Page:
Although the town of Roseland did not exist until 1887, a post office by that name had been established in August, 1875, when Benjamin F. Evans was appointed postmaster. The post office was located in Mr. Evans' home on the northeast quarter of section 22, Roseland Township. Mr. Evans chose the name Roseland because of the many wild roses which grew in the vicinity.
Walter P. Davis had purchased the east quarter of section 21 in 1873 and Thomas Carter had homesteaded the southeast quarter of section 22 about the same time. In 1886 when it appeared certain that the Kansas City and Omaha Railroad would be built through this area, plans for a townsite were begun. E.G Groff surveyed the village, located in the southwest quarter of section 21, in April, 1887. The town was incorporated on May, 1889, to include portions of sections 20, 21, 22, 27, 28, and 29. This large area was necessary to include enough voters to sign a petition for a saloon license.
The first birth in the Roseland vicinity was that of Frances Boyd, born February 18, 1875. The first death was that of William Dieter on July 4, 1873.
The first general store in Roseland was opened in 1887 by J. S. Richards. He had operated a store in Ayr and moved a building from there to Roseland. J. H. Schmitz established the second business in town when he built a new building and stocked it with hardware. Also during 1887 a grain elevator was erected by W.F. Duncan and J.P. Duncan. A second elevator was erected in 1888 by Schwab and Pope. Mr. Pope sold his elevator in 1902 to a corporation of farmers which included Erick Johnson, Erick Larsen, B. F. Evans, Charles Johnson, Gottlieb Fischer and A.W. Evans. U. Engleman erected a new saloon building in 1888. A. H. Brooke opened the first drug store in Roseland in 1891. The first hotel, located south of the railroad depot, was built in 1890 by Thomas Carter who was also the postmaster and Justice of peace. In 1895 Sol Davidson operated a hotel and livery stable north of the railroad tracks.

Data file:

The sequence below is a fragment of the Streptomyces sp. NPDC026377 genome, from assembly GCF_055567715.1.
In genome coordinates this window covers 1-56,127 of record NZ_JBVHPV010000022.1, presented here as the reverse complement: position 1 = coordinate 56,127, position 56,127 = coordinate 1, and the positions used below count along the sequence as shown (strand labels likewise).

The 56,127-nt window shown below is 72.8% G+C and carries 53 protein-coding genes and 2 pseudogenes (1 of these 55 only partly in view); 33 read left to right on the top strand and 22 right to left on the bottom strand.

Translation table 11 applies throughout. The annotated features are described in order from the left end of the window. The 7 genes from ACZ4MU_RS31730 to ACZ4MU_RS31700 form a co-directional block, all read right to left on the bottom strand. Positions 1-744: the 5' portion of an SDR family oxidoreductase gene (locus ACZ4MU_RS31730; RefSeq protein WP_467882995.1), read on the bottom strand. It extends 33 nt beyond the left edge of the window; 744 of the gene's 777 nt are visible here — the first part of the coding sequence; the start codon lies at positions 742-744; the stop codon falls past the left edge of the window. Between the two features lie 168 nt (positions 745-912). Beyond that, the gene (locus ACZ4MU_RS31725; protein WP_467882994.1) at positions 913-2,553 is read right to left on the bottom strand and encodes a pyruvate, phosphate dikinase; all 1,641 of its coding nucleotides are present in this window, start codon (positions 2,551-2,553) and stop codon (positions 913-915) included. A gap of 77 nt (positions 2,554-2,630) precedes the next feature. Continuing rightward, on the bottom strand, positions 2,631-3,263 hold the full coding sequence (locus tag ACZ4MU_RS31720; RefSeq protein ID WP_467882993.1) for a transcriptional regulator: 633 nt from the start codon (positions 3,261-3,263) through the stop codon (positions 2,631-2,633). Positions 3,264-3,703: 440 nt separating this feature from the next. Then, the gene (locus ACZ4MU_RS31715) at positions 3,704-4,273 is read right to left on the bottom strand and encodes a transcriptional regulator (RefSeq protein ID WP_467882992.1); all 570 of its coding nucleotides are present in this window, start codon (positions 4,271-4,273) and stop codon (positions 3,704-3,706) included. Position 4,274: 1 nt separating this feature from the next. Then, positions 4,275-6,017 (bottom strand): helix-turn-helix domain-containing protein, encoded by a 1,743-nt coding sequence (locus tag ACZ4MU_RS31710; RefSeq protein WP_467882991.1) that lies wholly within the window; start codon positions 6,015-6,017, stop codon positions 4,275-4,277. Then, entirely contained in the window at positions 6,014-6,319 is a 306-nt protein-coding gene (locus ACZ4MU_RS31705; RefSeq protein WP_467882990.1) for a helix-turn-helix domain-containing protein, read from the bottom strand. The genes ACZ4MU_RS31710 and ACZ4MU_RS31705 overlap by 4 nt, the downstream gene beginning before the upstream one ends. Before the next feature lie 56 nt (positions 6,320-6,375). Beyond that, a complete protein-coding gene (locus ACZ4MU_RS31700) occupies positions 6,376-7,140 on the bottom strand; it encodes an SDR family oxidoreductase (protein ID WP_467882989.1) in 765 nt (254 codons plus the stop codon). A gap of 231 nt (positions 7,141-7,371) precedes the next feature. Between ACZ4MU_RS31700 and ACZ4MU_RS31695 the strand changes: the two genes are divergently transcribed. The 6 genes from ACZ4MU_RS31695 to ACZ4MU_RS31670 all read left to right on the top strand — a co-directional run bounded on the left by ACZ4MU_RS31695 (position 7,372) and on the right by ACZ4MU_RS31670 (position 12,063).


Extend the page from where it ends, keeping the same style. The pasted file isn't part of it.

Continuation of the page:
J.S. Richards, who opened the first store, sold his merchandise to E.F. Miller and F.A. Miller about 1893. This business later became known as Miller and Martin, the largest general merchandise store in town. Frank Waugh erected a building and engaged in the confectionery business in 1893.
School District 42, later known as the Roseland School, was organized January 30, 1874. The first school house was located in section 22, on land leased from Thomas Carter. At this location, one mile east of the present village, stood a one room frame schoolhouse. In 1888 a two-story frame school building, with two rooms on each floor, was erected in the new village of Roseland. Past and Present of Adams County, 1916 stated "School opened for the first time in the Village of Roseland December 24, 1888. The completion of the school building had delayed the opening so late in the year that it opened at the first opportunity, regardless of the fact that the next day would be Christmas." The district originally had only eight grades, later ninth and tenth grades were added. In 1917 when the eleventh and twelfth grades were added, more room was needed so a new brick building was constructed. It did not have rest rooms or central heat. In 1919 District 77, Martin School, merged with Roseland to become the first consolidated district in Adams County. At that time state law required all consolidated schools to offer bus service, so the first school bus, drawn by four mules, was added. In 1929 classrooms and a gymnasium were added and in 1964 a new gymnasium was erected. In 1986 Roseland district consolidated with Bladen in Webster County forming Silver Lake School District. The grade school is operated in Bladen and a new high school building opened in Roseland in 1995.